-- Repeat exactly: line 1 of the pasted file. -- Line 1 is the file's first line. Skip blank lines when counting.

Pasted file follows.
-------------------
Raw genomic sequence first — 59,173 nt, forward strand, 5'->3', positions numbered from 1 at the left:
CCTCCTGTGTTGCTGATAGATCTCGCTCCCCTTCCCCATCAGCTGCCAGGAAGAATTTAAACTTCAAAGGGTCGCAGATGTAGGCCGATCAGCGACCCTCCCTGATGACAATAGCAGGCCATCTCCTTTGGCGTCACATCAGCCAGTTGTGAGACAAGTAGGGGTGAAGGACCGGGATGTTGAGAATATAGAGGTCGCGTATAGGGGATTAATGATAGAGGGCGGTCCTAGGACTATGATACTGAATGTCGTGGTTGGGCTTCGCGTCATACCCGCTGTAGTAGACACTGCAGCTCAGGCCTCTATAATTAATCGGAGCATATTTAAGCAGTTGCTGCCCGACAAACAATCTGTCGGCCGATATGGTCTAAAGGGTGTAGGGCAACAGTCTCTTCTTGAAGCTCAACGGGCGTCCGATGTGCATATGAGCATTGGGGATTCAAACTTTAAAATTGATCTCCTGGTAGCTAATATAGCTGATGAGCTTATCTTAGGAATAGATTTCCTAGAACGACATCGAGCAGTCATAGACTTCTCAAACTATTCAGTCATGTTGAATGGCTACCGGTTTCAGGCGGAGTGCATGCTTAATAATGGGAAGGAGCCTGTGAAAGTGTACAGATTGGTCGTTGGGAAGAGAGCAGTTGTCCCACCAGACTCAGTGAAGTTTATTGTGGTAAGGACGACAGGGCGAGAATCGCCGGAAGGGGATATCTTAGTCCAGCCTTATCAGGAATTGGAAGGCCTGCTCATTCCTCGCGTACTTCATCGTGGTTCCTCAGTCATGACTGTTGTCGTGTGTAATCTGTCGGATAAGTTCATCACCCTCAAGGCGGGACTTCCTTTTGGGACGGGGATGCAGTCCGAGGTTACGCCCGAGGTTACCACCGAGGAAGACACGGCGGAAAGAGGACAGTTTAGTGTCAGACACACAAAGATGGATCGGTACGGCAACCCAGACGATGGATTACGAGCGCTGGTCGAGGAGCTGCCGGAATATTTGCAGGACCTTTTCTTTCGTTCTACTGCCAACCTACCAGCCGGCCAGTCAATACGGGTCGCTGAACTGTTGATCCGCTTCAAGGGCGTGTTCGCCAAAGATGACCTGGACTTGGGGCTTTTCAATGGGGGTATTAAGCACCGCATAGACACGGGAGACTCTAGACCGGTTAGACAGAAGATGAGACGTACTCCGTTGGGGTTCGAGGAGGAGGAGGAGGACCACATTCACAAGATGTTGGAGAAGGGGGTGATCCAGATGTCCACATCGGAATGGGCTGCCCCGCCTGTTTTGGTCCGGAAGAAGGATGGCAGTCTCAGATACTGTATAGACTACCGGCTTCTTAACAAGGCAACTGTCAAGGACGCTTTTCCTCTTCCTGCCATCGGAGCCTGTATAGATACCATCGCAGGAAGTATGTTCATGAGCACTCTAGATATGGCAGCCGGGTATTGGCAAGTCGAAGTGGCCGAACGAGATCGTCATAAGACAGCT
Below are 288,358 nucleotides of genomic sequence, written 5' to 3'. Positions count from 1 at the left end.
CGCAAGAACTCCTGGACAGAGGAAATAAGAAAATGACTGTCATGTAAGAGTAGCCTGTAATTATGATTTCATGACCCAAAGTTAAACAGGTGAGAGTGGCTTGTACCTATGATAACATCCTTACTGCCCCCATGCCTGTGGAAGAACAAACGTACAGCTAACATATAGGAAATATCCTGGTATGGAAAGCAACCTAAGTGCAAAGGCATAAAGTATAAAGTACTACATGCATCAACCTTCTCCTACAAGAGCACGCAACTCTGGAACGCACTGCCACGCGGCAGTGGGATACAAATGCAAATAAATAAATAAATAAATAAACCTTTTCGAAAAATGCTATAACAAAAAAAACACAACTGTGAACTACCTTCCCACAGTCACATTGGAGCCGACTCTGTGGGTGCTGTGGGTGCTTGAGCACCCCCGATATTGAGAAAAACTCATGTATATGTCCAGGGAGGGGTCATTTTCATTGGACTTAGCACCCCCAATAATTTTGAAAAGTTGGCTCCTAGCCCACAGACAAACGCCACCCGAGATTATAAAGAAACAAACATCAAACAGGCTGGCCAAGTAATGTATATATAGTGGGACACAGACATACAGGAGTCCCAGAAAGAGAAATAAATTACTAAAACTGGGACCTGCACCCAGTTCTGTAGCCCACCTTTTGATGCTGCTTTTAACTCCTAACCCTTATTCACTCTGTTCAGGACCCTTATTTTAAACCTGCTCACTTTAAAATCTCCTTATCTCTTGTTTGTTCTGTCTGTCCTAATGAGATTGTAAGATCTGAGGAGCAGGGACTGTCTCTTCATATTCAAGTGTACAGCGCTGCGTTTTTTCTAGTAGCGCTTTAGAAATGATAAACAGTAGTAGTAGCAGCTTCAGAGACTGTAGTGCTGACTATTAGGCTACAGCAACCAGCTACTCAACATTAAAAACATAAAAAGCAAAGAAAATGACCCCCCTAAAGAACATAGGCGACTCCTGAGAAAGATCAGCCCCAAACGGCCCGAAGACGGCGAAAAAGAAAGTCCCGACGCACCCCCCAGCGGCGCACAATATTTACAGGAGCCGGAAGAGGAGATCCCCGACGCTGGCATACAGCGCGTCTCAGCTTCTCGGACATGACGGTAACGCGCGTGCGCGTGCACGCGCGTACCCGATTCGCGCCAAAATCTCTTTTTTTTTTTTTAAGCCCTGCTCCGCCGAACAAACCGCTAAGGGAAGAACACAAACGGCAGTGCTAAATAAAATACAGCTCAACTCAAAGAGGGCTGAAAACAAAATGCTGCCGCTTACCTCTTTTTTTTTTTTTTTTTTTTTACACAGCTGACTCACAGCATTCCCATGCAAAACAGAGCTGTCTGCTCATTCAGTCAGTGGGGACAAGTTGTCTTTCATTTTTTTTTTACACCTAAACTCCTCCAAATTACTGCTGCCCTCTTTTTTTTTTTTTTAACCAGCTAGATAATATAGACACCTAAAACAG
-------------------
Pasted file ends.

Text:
Raw genomic sequence first — 59,173 nt, forward strand, 5'->3', positions numbered from 1 at the left: